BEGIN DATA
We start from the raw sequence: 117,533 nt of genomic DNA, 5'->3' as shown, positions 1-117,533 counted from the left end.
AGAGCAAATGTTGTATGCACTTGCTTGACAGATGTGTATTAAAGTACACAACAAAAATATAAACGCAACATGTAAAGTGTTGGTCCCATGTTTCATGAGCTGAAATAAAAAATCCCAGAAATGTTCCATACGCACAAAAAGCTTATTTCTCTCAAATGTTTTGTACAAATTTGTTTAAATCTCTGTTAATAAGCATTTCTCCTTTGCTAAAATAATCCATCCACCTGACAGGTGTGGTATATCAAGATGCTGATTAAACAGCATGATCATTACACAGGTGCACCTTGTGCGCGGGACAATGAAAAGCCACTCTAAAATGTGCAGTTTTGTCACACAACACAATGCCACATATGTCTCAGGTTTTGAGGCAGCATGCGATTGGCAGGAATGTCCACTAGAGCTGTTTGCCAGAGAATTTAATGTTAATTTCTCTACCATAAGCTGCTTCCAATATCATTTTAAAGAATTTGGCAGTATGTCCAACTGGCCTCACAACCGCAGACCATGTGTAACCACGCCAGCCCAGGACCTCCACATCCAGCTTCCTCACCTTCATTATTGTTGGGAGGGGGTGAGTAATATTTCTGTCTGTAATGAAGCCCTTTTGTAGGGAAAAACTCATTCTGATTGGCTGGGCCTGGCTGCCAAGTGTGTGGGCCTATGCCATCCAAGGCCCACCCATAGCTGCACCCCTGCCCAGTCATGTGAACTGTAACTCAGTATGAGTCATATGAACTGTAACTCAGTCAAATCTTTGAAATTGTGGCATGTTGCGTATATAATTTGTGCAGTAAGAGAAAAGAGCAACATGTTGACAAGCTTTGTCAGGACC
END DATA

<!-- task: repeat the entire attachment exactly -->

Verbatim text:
We start from the raw sequence: 117,533 nt of genomic DNA, 5'->3' as shown, positions 1-117,533 counted from the left end.
AGAGCAAATGTTGTATGCACTTGCTTGACAGATGTGTATTAAAGTACACAACAAAAATATAAACGCAACATGTAAAGTGTTGGTCCCATGTTTCATGAGCTGAAATAAAAAATCCCAGAAATGTTCCATACGCACAAAAAGCTTATTTCTCTCAAATGTTTTGTACAAATTTGTTTAAATCTCTGTTAATAAGCATTTCTCCTTTGCTAAAATAATCCATCCACCTGACAGGTGTGGTATATCAAGATGCTGATTAAACAGCATGATCATTACACAGGTGCACCTTGTGCGCGGGACAATGAAAAGCCACTCTAAAATGTGCAGTTTTGTCACACAACACAATGCCACATATGTCTCAGGTTTTGAGGCAGCATGCGATTGGCAGGAATGTCCACTAGAGCTGTTTGCCAGAGAATTTAATGTTAATTTCTCTACCATAAGCTGCTTCCAATATCATTTTAAAGAATTTGGCAGTATGTCCAACTGGCCTCACAACCGCAGACCATGTGTAACCACGCCAGCCCAGGACCTCCACATCCAGCTTCCTCACCTTCATTATTGTTGGGAGGGGGTGAGTAATATTTCTGTCTGTAATGAAGCCCTTTTGTAGGGAAAAACTCATTCTGATTGGCTGGGCCTGGCTGCCAAGTGTGTGGGCCTATGCCATCCAAGGCCCACCCATAGCTGCACCCCTGCCCAGTCATGTGAACTGTAACTCAGTATGAGTCATATGAACTGTAACTCAGTCAAATCTTTGAAATTGTGGCATGTTGCGTATATAATTTGTGCAGTAAGAGAAAAGAGCAACATGTTGACAAGCTTTGTCAGGACC